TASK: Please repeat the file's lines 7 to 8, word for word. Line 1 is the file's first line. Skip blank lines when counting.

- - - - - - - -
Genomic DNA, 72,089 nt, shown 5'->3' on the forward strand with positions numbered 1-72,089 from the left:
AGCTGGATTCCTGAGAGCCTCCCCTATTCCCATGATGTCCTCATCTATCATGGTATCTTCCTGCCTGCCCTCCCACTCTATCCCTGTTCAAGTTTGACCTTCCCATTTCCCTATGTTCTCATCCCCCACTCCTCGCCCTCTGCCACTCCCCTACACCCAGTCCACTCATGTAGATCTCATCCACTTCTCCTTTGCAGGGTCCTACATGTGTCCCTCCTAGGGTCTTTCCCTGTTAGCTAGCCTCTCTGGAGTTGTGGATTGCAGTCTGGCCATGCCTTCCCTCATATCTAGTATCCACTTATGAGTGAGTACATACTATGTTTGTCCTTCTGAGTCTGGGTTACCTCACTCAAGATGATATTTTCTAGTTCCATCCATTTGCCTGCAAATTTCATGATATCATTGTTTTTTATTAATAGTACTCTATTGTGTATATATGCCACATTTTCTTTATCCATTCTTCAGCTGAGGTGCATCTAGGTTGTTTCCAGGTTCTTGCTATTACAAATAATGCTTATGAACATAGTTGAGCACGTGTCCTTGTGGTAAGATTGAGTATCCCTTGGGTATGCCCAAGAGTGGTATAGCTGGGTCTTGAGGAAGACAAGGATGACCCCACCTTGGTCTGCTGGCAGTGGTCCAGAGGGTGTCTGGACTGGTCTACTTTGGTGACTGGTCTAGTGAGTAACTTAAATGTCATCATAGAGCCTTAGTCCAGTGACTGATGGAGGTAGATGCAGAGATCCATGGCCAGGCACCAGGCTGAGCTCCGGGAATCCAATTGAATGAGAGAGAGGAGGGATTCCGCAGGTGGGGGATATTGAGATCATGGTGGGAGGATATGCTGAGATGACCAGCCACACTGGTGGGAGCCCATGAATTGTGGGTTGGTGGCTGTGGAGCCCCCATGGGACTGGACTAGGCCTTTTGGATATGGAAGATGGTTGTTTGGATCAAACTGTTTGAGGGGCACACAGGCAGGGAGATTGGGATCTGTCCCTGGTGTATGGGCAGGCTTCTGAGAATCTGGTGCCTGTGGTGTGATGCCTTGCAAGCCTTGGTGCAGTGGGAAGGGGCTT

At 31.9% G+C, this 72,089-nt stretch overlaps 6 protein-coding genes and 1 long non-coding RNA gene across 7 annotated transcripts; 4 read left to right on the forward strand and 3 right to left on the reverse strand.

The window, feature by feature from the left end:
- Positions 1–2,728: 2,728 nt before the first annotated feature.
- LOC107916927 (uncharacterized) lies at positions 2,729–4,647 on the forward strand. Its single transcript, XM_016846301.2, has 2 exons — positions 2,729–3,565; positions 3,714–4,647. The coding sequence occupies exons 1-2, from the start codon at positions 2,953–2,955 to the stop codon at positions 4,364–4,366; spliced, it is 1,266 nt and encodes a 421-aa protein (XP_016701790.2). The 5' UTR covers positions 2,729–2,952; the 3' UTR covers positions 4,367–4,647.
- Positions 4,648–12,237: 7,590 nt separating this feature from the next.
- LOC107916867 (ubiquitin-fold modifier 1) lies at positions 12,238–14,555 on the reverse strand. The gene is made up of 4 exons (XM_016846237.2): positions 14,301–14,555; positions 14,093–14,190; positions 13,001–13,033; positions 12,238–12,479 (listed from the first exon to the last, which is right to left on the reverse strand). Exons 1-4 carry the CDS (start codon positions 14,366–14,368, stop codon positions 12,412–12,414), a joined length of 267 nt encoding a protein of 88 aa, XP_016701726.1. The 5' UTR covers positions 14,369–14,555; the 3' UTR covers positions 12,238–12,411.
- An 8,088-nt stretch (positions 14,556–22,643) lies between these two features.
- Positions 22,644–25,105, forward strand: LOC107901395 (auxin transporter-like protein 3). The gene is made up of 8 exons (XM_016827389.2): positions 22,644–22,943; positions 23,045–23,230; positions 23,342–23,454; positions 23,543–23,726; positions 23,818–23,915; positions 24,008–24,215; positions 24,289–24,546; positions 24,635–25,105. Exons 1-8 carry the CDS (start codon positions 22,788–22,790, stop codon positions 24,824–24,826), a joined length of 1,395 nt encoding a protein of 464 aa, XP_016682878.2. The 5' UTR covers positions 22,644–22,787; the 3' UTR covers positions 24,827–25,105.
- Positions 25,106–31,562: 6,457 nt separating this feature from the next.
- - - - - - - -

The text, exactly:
- Positions 4,648–12,237: 7,590 nt separating this feature from the next.
- LOC107916867 (ubiquitin-fold modifier 1) lies at positions 12,238–14,555 on the reverse strand. The gene is made up of 4 exons (XM_016846237.2): positions 14,301–14,555; positions 14,093–14,190; positions 13,001–13,033; positions 12,238–12,479 (listed from the first exon to the last, which is right to left on the reverse strand). Exons 1-4 carry the CDS (start codon positions 14,366–14,368, stop codon positions 12,412–12,414), a joined length of 267 nt encoding a protein of 88 aa, XP_016701726.1. The 5' UTR covers positions 14,369–14,555; the 3' UTR covers positions 12,238–12,411.